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  • Ostend: Stefan Zweig, Joseph Roth, and the Summer Before the Dark by Volker Weidermann
  • Ian Reifowitz
Volker Weidermann. Ostend: Stefan Zweig, Joseph Roth, and the Summer Before the Dark. Translated by Carol Brown Janeway. New York: Pantheon Books, 2016. Pp. 164. Hardcover $24.95. ISBN 9781101870266.

I am a sucker for Joseph Roth. I have to admit that up front. I read almost all his stories and essays for a paper I published in 2000. Radetzkymarsch, his 1932 masterpiece, is the one book—if a person could read only one—I would recommend to someone who wants to really understand Austria-Hungary in its final decades.

Roth’s writings, when read in the order in which he published them, reveal his gradually increasing disconnect from reality. His depiction of Habsburg Austria goes from clear-eyed and balanced in Radetzkymarsch to hackneyed whitewashing in his final novel, Die Kapuzinergruft. In Ostend, Volker Weidermann depicts that same decline in Roth, with the author himself now a protagonist on the page. Reading about it this time affected me no less deeply.

Weidermann details the summer of 1936 at the beachfront resort of Ostend, Belgium. Although other individuals appear, the heart of the book is the relationship between Roth and his wealthier, more successful fellow author and fellow Jew, Stefan Zweig. For the purposes of this review, I will focus on the Jewish identities of these two figures as presented by Weidermann.

The author’s presentation of them mirrors the men themselves. Weidermann mentions Zweig in the second sentence of Ostend. The first mention of Jews takes place fifteen pages later, in the author’s characterization of Brody, Roth’s Galician birthplace and hometown, as “the home of poor Orthodox Eastern Jews, the embarrassing distant kin of the assimilated Western Jews in Vienna.” (18) To this point there had been no acknowledgment that Zweig is a member of the latter group, or that he was a Jew at all.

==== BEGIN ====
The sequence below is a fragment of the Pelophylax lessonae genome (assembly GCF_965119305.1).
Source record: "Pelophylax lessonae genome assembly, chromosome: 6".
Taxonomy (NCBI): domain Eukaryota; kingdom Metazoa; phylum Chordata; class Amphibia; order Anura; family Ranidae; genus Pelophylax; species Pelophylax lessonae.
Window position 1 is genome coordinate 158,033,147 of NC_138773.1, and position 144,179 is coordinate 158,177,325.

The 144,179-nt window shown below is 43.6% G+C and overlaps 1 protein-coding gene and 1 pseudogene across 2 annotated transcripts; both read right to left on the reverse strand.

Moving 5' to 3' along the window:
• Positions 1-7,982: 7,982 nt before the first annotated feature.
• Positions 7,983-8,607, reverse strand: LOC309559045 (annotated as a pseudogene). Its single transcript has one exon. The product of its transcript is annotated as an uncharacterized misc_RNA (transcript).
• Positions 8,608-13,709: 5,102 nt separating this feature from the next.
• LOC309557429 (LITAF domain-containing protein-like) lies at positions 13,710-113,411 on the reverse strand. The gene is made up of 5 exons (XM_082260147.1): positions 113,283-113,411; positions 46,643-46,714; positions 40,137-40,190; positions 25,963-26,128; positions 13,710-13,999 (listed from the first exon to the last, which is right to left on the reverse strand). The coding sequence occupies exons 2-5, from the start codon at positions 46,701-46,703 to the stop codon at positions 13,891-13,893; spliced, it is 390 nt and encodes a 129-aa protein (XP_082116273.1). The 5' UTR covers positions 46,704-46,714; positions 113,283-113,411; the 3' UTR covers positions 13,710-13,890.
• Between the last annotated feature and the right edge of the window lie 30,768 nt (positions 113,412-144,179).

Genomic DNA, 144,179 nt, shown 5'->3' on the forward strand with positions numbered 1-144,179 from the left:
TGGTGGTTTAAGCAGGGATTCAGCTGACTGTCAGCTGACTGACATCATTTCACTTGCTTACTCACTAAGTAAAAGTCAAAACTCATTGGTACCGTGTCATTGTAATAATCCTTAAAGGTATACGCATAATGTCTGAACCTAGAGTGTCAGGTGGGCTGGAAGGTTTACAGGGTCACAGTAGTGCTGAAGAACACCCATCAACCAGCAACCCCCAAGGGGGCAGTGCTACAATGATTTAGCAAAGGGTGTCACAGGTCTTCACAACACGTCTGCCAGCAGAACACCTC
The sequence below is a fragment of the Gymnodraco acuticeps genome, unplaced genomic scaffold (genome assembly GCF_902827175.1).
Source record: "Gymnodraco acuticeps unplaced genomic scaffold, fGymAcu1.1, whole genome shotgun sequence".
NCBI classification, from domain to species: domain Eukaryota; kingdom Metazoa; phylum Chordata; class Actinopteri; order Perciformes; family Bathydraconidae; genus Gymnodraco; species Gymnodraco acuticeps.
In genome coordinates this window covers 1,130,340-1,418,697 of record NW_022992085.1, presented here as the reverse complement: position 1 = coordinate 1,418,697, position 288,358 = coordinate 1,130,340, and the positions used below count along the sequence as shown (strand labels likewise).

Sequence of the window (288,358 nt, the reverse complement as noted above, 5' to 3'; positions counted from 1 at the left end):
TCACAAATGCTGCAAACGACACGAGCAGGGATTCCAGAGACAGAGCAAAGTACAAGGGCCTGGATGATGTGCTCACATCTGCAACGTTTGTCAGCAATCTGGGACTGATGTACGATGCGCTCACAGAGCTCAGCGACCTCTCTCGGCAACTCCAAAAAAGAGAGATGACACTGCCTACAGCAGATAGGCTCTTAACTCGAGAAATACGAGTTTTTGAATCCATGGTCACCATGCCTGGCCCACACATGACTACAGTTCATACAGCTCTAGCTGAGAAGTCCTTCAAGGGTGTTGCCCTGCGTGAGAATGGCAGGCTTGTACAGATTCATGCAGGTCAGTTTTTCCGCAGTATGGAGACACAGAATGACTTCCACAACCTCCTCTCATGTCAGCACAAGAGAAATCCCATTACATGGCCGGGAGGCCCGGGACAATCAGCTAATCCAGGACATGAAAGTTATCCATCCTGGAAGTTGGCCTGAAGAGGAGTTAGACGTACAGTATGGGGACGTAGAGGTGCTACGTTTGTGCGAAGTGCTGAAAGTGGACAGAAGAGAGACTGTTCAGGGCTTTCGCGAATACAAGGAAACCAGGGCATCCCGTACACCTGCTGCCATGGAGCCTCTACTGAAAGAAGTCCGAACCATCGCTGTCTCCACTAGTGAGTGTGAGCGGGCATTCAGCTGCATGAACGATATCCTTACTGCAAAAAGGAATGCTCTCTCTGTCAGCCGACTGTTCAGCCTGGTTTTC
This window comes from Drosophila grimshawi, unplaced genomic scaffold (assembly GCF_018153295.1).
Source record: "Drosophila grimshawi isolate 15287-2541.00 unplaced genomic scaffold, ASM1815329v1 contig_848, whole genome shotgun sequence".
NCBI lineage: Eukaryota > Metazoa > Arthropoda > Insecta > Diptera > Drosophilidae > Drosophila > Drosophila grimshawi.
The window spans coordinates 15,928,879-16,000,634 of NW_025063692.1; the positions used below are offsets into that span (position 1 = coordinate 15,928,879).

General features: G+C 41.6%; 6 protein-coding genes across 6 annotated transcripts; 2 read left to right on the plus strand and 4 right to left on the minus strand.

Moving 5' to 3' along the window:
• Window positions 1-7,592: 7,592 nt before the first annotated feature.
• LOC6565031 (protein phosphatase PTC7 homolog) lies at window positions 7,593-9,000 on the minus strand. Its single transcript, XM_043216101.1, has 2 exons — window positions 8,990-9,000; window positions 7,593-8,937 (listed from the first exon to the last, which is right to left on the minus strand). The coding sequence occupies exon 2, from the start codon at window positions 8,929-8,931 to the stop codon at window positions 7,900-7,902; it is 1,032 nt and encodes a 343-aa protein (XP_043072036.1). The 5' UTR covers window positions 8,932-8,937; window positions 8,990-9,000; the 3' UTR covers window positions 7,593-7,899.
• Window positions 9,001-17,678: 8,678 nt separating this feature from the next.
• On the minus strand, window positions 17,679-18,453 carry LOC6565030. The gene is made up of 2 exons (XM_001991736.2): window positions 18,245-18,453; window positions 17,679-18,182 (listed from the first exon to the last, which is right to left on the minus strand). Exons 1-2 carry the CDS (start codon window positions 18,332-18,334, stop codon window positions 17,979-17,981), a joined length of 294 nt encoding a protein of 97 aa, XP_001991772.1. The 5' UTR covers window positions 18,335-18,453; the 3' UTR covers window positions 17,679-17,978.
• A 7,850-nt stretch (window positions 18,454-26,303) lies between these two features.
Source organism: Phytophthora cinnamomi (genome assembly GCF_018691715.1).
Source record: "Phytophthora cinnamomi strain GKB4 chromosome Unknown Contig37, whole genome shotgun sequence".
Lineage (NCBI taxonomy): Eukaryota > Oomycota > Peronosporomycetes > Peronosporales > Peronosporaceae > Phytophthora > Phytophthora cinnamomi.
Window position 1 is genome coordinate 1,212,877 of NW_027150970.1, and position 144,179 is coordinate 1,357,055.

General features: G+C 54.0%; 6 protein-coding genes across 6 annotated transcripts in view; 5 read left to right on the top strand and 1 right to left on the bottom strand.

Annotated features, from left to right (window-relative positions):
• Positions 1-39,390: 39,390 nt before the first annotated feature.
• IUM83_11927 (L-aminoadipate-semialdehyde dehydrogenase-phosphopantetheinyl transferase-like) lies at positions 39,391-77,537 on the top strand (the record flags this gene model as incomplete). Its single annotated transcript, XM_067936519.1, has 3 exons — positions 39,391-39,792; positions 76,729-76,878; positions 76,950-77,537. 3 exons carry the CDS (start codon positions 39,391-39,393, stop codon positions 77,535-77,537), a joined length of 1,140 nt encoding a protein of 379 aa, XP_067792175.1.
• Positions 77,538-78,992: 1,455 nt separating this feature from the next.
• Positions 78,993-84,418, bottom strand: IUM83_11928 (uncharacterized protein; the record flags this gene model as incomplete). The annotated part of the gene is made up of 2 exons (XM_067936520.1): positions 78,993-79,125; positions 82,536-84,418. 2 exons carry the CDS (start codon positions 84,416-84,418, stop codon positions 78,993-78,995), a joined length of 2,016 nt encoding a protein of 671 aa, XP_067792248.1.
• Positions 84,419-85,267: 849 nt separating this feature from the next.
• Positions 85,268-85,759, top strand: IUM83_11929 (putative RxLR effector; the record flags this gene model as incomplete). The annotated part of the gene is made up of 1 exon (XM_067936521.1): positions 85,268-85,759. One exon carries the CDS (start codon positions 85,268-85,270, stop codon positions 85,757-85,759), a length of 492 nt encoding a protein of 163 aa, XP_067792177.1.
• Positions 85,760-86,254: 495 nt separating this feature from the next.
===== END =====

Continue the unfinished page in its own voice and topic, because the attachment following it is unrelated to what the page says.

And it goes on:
Within a page of his first mention, however, Roth is identified by Weidermann as being Jewish. (19) Even when the author gives a brief biography of Zweig’s lover, Lotte Altmann, she too is identified as a Jew in the second sentence. (32) Weidermann relates Zweig’s attempts to have his books continue to appear in Germany after Hitler took power, which proved ultimately unsuccessful, yet there’s no mention as yet of Zweig’s Jewishness.

It comes finally on page 43, after the author quotes a letter from Zweig to Roth in which he calls the latter “in material terms, a poor, small Jew, almost as poor as seven million others.” Weidermann continued: “Zweig had put a name to the root of what divided them, the deep gulf that yawned invisibly between the assimilated western Jew born to wealth and the poor eastern Jew from the far frontier of the Monarchy.” To be sure, most anyone who would pick up this book would already know that Zweig is Jewish. My point here is not to criticize Weidermann, but in fact to praise the way he handles the matter of Zweig’s Jewishness, both by leaving it below the surface and by emphasizing how the “gulf” between Zweig and Roth reflected something crucial within the European Jewish community.

Another wonderful section on their relationship describes how Roth helps Zweig write a passage containing a detailed depiction of a particular religious [End Page 204] ritual. Zweig needed Roth’s knowledge in order to give the scene the realism it required. Despite this contribution, as well as many years of friendship, Zweig eventually found Roth too much of a burden to bear. Roth’s financial dependence and his alcoholism overwhelmed Zweig, and after this one last glorious summer together, Zweig decided to remain apart from him.

It is in the last section of the book, after that summer has come and gone, that we see Roth begin to crumble. He returns briefly to the Galicia of his youth and, in a very moving section, expresses deep yearning for the life he left behind. Finally, on the eve of the Anschluss, Roth meets with Otto, the putative Habsburg heir. Together they cook up a scheme in...


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